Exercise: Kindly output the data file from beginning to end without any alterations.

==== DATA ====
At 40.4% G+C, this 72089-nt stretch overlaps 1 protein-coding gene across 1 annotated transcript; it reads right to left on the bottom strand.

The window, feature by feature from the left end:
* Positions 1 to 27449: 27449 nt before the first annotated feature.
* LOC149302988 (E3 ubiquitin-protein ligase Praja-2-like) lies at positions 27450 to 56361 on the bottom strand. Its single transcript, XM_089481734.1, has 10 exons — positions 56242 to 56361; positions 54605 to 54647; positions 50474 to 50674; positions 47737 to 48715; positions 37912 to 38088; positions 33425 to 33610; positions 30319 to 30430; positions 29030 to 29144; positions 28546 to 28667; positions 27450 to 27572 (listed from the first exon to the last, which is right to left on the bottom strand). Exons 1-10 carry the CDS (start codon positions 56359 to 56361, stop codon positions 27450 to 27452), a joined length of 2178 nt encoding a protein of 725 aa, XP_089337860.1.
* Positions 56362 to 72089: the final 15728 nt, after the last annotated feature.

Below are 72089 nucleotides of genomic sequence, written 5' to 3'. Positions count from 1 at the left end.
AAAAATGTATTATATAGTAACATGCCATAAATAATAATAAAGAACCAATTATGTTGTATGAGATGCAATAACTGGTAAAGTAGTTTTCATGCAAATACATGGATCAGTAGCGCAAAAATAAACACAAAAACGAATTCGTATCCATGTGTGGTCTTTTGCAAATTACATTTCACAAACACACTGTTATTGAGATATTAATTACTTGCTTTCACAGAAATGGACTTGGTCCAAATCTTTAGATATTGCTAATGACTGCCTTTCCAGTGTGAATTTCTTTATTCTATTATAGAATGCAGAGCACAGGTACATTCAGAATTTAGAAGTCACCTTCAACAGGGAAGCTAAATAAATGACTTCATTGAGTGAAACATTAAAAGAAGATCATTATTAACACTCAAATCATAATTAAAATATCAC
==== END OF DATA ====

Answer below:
At 40.4% G+C, this 72089-nt stretch overlaps 1 protein-coding gene across 1 annotated transcript; it reads right to left on the bottom strand.

The window, feature by feature from the left end:
* Positions 1 to 27449: 27449 nt before the first annotated feature.
* LOC149302988 (E3 ubiquitin-protein ligase Praja-2-like) lies at positions 27450 to 56361 on the bottom strand. Its single transcript, XM_089481734.1, has 10 exons — positions 56242 to 56361; positions 54605 to 54647; positions 50474 to 50674; positions 47737 to 48715; positions 37912 to 38088; positions 33425 to 33610; positions 30319 to 30430; positions 29030 to 29144; positions 28546 to 28667; positions 27450 to 27572 (listed from the first exon to the last, which is right to left on the bottom strand). Exons 1-10 carry the CDS (start codon positions 56359 to 56361, stop codon positions 27450 to 27452), a joined length of 2178 nt encoding a protein of 725 aa, XP_089337860.1.
* Positions 56362 to 72089: the final 15728 nt, after the last annotated feature.

Below are 72089 nucleotides of genomic sequence, written 5' to 3'. Positions count from 1 at the left end.
AAAAATGTATTATATAGTAACATGCCATAAATAATAATAAAGAACCAATTATGTTGTATGAGATGCAATAACTGGTAAAGTAGTTTTCATGCAAATACATGGATCAGTAGCGCAAAAATAAACACAAAAACGAATTCGTATCCATGTGTGGTCTTTTGCAAATTACATTTCACAAACACACTGTTATTGAGATATTAATTACTTGCTTTCACAGAAATGGACTTGGTCCAAATCTTTAGATATTGCTAATGACTGCCTTTCCAGTGTGAATTTCTTTATTCTATTATAGAATGCAGAGCACAGGTACATTCAGAATTTAGAAGTCACCTTCAACAGGGAAGCTAAATAAATGACTTCATTGAGTGAAACATTAAAAGAAGATCATTATTAACACTCAAATCATAATTAAAATATCAC